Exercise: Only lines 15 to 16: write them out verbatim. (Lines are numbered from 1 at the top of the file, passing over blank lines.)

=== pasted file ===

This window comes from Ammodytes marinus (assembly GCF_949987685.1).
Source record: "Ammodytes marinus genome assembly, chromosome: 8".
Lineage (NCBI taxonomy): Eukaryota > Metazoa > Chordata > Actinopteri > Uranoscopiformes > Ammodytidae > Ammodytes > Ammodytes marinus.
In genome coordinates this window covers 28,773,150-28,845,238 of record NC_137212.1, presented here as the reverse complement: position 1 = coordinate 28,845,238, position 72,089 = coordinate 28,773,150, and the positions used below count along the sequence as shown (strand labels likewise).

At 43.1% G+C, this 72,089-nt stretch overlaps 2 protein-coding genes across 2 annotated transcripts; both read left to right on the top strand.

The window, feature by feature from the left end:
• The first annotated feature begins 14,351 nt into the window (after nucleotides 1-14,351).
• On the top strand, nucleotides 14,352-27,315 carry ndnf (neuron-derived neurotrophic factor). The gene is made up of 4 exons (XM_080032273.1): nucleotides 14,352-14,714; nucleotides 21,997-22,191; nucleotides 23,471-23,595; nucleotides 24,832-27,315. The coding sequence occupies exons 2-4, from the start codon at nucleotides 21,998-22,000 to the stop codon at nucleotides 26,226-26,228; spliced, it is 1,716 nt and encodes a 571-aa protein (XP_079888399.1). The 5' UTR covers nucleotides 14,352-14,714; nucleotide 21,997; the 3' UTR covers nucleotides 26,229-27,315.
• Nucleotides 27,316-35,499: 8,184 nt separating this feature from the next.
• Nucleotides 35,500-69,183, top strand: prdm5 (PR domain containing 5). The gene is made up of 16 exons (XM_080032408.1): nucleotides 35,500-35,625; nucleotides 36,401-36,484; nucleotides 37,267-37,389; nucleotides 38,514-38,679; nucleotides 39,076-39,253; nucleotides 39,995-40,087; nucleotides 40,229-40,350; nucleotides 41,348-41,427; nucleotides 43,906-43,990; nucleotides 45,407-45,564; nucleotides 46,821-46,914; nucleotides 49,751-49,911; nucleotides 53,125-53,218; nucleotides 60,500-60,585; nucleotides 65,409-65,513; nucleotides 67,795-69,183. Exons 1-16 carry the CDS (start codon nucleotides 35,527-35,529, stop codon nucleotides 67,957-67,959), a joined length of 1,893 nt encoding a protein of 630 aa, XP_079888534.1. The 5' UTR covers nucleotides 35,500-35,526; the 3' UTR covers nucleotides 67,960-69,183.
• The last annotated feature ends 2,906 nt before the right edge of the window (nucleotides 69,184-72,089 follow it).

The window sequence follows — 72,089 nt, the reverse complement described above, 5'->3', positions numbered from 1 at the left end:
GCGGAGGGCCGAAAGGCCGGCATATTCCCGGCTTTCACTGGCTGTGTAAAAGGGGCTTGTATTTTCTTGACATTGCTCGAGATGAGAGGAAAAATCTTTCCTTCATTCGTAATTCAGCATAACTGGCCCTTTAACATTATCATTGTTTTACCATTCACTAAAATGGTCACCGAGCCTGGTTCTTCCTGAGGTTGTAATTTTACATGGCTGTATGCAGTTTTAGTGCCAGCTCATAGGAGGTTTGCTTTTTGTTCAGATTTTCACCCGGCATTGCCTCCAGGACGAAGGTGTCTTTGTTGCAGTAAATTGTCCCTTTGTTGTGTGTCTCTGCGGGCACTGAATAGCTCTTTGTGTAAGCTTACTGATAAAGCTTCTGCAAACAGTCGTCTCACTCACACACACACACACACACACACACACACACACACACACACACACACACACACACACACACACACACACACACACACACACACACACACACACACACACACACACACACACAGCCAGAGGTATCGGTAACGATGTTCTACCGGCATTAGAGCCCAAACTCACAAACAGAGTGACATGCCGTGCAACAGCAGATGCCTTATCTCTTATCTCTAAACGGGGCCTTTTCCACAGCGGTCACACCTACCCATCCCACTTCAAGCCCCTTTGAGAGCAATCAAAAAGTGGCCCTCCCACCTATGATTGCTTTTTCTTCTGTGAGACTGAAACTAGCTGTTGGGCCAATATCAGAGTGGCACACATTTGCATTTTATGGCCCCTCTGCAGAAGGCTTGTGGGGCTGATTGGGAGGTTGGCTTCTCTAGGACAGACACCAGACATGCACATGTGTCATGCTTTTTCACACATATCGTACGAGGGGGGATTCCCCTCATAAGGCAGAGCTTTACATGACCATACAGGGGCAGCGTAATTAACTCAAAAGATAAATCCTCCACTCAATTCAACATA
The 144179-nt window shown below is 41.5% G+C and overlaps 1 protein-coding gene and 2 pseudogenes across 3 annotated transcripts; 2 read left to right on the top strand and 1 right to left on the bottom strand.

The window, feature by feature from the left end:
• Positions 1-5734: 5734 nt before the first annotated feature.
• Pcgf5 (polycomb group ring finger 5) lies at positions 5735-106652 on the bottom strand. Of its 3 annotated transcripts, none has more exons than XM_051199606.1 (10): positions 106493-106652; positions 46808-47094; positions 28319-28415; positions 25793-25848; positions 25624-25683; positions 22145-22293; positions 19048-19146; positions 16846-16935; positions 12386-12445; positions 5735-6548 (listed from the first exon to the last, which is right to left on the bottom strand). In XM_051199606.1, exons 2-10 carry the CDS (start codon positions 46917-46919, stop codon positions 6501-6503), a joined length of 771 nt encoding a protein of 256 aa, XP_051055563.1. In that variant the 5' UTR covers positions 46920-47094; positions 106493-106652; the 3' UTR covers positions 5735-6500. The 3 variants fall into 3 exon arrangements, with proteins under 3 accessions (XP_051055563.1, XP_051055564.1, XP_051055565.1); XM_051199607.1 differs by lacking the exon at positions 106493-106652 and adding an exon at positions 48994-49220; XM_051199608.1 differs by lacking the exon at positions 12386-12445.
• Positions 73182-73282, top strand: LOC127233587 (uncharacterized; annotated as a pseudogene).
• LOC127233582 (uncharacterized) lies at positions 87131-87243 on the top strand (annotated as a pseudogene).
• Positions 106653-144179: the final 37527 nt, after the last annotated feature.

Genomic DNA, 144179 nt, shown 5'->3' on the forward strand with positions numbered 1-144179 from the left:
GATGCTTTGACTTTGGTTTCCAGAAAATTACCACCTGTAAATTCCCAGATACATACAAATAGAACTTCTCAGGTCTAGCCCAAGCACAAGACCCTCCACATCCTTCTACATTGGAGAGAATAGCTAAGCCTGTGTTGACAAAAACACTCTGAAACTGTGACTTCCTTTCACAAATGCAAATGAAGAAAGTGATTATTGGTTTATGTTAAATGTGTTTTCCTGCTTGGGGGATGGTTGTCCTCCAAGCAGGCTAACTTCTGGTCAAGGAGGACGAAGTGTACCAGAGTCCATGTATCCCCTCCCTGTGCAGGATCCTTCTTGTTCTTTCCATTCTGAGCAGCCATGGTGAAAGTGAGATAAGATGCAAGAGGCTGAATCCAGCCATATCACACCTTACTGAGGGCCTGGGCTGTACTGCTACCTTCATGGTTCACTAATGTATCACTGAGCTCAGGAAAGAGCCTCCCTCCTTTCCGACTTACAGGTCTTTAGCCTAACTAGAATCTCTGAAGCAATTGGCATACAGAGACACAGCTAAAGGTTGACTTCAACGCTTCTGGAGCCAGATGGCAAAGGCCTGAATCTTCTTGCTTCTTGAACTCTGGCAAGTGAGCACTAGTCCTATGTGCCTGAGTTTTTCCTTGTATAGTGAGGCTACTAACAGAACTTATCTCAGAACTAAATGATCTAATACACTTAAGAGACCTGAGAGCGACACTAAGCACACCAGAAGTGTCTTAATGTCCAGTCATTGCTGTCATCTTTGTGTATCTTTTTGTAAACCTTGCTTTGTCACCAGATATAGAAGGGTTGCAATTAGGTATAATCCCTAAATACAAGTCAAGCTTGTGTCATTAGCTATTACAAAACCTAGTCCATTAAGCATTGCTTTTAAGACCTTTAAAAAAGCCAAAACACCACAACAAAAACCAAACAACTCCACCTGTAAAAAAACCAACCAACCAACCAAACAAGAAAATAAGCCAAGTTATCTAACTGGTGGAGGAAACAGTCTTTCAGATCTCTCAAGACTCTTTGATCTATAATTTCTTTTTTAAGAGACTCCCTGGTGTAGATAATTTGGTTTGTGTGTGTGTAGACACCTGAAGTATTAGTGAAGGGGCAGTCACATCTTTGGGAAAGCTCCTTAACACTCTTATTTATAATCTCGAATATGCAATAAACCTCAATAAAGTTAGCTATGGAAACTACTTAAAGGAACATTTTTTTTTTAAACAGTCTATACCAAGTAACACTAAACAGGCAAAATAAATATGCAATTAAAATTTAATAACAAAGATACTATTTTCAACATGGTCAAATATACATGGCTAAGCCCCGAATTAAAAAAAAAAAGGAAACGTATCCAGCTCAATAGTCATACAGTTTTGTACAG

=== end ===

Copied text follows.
The window, feature by feature from the left end:
• Positions 1-5734: 5734 nt before the first annotated feature.